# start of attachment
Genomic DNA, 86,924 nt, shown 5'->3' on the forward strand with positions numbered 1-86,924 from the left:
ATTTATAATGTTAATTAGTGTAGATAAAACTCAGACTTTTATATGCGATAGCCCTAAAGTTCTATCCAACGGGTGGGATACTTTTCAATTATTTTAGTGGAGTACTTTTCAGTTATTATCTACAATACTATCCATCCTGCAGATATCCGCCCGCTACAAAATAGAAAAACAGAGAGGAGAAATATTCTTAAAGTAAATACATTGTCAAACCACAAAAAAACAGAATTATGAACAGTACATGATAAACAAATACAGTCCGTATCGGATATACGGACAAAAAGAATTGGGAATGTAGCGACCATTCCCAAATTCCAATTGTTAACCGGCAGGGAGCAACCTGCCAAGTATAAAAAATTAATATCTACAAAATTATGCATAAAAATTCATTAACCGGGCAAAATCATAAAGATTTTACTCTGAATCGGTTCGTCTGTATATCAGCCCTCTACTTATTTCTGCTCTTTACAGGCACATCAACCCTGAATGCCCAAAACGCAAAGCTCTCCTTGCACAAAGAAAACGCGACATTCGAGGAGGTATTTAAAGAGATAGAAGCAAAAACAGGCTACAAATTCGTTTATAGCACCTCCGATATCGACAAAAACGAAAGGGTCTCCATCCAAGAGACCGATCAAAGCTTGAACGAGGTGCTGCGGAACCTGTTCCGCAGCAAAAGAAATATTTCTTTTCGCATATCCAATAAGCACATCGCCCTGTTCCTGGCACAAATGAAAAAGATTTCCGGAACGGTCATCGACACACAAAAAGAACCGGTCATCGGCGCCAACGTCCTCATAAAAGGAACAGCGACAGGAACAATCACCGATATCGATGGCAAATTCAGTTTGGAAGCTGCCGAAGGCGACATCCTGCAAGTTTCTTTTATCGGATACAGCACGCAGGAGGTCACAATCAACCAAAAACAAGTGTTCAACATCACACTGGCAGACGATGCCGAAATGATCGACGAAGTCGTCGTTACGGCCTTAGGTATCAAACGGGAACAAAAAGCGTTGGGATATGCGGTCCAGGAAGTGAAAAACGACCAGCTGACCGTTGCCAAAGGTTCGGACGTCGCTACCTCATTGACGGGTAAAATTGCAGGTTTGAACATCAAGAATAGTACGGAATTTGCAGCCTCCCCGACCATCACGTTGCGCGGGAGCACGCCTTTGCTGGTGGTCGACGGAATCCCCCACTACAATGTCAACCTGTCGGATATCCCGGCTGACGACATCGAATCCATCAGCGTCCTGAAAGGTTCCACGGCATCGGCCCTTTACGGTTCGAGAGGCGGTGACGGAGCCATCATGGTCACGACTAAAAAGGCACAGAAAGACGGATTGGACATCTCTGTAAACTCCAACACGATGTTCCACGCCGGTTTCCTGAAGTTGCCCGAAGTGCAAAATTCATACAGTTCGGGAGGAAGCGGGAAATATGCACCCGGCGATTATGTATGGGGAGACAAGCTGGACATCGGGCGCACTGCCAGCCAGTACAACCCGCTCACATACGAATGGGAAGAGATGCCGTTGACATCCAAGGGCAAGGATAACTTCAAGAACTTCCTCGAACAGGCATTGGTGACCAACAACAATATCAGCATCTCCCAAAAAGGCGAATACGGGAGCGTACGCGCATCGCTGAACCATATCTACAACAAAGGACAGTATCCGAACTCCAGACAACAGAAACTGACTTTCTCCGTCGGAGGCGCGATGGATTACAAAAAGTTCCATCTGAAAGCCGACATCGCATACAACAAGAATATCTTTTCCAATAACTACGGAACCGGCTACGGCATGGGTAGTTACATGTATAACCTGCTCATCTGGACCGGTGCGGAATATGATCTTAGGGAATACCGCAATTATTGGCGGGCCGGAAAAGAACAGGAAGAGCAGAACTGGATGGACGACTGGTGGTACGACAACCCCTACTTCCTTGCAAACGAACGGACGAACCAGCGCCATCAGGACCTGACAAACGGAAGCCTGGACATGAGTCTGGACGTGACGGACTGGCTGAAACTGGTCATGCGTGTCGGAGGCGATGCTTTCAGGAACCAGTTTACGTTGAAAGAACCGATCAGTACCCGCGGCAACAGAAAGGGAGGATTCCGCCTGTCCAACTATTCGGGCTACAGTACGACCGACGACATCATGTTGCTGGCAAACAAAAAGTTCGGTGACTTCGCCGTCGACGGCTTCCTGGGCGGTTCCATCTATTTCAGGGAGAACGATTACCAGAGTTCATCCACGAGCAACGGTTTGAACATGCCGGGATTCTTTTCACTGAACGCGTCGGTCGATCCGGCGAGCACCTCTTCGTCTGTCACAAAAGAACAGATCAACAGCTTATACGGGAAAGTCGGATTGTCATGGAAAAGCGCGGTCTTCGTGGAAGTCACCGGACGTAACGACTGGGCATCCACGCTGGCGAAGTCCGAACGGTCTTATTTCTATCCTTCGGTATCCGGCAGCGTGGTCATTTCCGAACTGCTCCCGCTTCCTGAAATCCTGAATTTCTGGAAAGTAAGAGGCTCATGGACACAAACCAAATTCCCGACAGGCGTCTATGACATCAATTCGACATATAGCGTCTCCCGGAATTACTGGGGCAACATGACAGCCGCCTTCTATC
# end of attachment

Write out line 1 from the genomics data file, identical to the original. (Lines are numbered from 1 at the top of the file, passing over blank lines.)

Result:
Genomic DNA, 86,924 nt, shown 5'->3' on the forward strand with positions numbered 1-86,924 from the left: